LEWISTON — The founder of Parents Against Tired Truckers said provisions that Sen. Susan Collins wants to add to a federal budget bill would “jeopardize the safety of everyone.”

Daphne Izer of Lisbon, whose teenage son was killed by a trucker who fell asleep at the wheel in October 1993, said relaxing rest standards for truck drivers would put more lives at risk.

“If my loving son, Jeff, had been killed in an airplane crash involving a fatigued pilot, Congress would take swift and direct action to improve air traffic safety,” Izer said in a statement issued Wednesday. “Yet, his death, like so many of the preventable deaths happening each year in crashes involving tired truckers, occurred on just an ordinary day in a small town and did not result in any change in policy protections.”

Collins, R-Maine, has argued that the regulations she wants to change make the roads safer because they allow truckers to travel more in the early-morning hours before commuters and travelers are on the highways.

Collins won overwhelming support for the changes from the U.S. Senate’s Appropriations Committee, which voted 21-9 earlier this year.

New rules implemented in 2013 require truck drivers to take two consecutive periods of rest between 1 a.m. and 5 a.m. when they have worked 70 hours. Collins’ change would require at least one “restart” per week between 1 and 5 a.m.


Rules that forbid truckers from driving more than 60 hours in a seven-day period or 70 hours in an eight-day period would remain in place. All other limits on drivers, including mandatory off-duty hours and rest periods, would remain in place.

Collins’ amendment to the budget bill would provide $4 million for the Federal Motor Carrier Safety Administration to conduct a study of the restart provision as it pertains to safety, health and driver fatigue.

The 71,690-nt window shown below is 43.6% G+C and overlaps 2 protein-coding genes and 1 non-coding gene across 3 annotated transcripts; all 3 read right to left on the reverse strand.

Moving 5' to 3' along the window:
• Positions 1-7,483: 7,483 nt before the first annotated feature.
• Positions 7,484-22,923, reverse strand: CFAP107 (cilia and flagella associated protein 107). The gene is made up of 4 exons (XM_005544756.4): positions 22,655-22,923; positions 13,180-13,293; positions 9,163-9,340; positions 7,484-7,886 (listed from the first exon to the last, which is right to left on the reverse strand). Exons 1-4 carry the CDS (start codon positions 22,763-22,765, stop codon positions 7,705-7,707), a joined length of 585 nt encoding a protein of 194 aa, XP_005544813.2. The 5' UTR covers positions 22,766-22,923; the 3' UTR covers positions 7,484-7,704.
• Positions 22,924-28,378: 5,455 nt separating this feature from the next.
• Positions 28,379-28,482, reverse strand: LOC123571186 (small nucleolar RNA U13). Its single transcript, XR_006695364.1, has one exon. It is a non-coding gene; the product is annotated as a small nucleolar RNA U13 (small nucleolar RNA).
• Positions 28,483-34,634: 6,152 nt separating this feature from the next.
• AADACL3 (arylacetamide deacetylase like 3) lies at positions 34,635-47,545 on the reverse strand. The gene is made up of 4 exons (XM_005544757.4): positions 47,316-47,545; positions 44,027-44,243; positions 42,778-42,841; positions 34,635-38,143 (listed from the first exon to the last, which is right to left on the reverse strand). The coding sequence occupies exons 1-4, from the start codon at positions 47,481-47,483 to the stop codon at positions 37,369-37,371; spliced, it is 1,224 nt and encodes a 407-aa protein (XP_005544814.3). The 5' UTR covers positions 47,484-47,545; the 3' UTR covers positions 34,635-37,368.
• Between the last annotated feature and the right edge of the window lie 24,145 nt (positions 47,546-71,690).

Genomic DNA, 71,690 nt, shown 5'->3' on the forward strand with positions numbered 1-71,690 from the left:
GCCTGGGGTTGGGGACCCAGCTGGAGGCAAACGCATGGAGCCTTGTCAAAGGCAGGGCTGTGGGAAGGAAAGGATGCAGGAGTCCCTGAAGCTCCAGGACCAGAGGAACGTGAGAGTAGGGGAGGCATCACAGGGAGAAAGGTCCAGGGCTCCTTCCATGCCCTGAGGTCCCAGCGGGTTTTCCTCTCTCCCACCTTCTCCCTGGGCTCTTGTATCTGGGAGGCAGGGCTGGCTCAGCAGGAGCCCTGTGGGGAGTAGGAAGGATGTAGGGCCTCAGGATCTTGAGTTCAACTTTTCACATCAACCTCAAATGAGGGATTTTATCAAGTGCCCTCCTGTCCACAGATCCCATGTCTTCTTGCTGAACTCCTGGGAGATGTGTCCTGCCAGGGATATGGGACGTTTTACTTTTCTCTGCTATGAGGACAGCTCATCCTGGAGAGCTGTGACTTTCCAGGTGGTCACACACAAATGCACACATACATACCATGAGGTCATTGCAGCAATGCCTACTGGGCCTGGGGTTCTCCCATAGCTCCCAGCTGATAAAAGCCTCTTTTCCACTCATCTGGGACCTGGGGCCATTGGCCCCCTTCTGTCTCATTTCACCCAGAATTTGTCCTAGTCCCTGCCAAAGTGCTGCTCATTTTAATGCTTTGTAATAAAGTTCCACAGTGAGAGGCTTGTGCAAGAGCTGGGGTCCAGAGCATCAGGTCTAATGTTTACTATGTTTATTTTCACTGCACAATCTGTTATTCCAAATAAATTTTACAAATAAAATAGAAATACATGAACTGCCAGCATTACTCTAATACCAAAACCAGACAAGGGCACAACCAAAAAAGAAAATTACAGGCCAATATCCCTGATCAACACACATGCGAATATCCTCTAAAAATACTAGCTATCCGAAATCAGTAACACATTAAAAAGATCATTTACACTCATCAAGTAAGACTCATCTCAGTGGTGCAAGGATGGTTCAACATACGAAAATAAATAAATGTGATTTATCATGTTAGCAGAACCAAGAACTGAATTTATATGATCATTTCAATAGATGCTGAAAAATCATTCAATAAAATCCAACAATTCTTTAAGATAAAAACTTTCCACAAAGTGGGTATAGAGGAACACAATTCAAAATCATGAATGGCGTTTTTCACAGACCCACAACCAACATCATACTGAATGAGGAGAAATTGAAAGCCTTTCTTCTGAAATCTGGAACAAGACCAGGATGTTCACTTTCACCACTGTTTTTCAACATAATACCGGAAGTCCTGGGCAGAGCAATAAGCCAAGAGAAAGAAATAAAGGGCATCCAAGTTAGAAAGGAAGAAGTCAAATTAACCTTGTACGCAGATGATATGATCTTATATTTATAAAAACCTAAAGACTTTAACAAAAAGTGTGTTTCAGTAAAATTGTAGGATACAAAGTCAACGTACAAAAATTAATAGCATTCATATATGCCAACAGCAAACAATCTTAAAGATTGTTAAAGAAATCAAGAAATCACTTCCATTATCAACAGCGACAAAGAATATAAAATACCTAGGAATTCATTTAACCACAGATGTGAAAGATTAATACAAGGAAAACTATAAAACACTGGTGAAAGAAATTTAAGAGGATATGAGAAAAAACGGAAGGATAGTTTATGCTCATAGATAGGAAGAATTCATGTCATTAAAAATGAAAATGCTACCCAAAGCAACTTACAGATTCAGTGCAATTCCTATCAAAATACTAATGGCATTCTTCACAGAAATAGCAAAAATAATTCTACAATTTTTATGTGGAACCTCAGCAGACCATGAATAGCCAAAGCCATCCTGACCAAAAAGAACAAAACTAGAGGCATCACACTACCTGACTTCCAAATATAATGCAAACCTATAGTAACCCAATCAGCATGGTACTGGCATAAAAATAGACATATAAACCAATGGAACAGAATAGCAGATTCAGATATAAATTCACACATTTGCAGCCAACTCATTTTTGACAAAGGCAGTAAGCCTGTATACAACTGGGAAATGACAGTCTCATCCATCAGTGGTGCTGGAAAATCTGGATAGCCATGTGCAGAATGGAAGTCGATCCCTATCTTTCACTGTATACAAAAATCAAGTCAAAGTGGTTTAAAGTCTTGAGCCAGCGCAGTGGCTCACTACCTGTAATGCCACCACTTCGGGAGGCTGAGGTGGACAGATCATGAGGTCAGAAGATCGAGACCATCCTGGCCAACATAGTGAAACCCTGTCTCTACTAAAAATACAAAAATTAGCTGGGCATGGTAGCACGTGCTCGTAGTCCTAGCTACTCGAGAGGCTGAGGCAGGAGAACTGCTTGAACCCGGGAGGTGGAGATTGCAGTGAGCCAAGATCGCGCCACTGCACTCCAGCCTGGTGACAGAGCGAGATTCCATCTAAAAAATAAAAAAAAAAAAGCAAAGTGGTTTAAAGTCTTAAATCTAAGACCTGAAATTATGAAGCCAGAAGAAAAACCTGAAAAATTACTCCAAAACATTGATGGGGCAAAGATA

But truck safety advocates such as Izer said the change would open the door to allowing the trucking industry to push drivers to work more on less sleep. Under the change, drivers could have up to 82 hours of on-duty time before getting two full days of rest.

Critics say Collins was influenced by the industry and the changes she wants were not vetted publicly in Congress or even looked at by the committees that regulate transportation.

“Our nation already suffers 4,000 deaths annually and more than 100,000 injuries,” Joan Claybrook, chairwoman of Citizens for Reliable and Safe Highways, said in a prepared statement. “The trucking industry overrode this strong public opposition by cashing in on its financial support to elected officials.”

Claybrook added, “Sen. Collins has now guaranteed that truck driver fatigue will continue to be a growing problem. Our drivers are being driven to death.”


Collins has said the changes she wants are narrow and intended to improve highway safety.

According to Collins’ staff in Washington, the change would not affect other rules, including required minimum off-duty hours, limits on total daily driving hours, mandatory meal and rest breaks, sleeper berth requirements and electronic on-board monitors. The change also would not affect current federal exemptions for so-called “hours of service” rules.

A previous proposal by Maine’s 2nd District U.S. Rep. Mike Michaud, a Democrat, would have delayed all of the changes implemented in 2013.

Collins’ proposal would undo two of the rule changes and only for one year while the issue is studied fully by the federal government, Kevin Kelley, a spokesman for Collins in Washington, said Wednesday.

“I care deeply about safety on our nation’s roads, and no one wants to see an accident caused by driver fatigue or by any other cause,” Collins said, also in a prepared statement Wednesday. “What has become clear is that new federal rules, implemented last year, have presented some unintended and unanticipated consequences that are not in the best interest of public safety, truck drivers or the businesses and consumers who depend on their services.”

Collins said her provision provides temporary relief from a regulation that is forcing trucks onto the highways when they are most congested, “during a time when commuters are traveling to work and children are traveling to school.”


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